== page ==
Police In Helicopter

Police In Helicopter

John Holt


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Police In Helicopter

Militancy is normally found amongst the young, with age revolution's fire tends to sputter. At 36, John Holt could look back across a more than two-decade-long glittering pop career, both as a solo singer and as a member of the Paragons. Holt was in his early twenties when he deliberately began courting a maturer audience, transforming himself into a family entertainer, old before his time. 

But in 1982, he found a new lease on life, publicly announced his Rastafarian beliefs, and began deliberately courting the dancehall crowds. By the following year he had gained their attention, now he would earn their respect. "Police in Helicopter" was produced by Junjo Lawes, who was instrumental in the singer's resurrection. Backed by Roots Radics, the single was a stunningly militant song, set to a deeply rootsy rhythm that reverberated with the booming beats beloved by the dancehalls, and laced by moody guitar passages. "If you continue to burn up the herbs," Holt adamantly declares, "we're going to burn down the cane fields."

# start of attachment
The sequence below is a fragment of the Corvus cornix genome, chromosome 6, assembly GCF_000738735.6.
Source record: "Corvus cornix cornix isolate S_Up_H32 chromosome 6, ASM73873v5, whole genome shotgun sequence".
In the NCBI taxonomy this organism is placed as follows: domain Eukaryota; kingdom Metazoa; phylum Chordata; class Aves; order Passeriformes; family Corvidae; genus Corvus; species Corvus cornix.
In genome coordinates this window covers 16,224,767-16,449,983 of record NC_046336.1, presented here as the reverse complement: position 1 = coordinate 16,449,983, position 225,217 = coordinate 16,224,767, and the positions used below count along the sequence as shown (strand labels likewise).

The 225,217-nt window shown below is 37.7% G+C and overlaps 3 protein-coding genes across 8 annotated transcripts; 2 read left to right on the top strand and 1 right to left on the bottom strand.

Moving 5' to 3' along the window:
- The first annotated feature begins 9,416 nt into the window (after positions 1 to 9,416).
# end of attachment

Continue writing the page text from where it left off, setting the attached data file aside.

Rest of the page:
His fiercesome threat against Jamaica's eradication policy echoes across the grooves as passionately as the police searched for marijuana fields. "Helicopter" was a massive hit and titled the singer's new album, which was also released in 1983.


A1.   Police In Helicopter.   
A2.   Private Doctor.   
A3.   Last Train.   
A4.   Beach Party.   
A5.   Reality.   

B1.   Fat She Fat.   
B2.   Chanting.   
B3.   Sugar And Spice.   
B4.   Can't Use Me.   
B5.   I Got Caught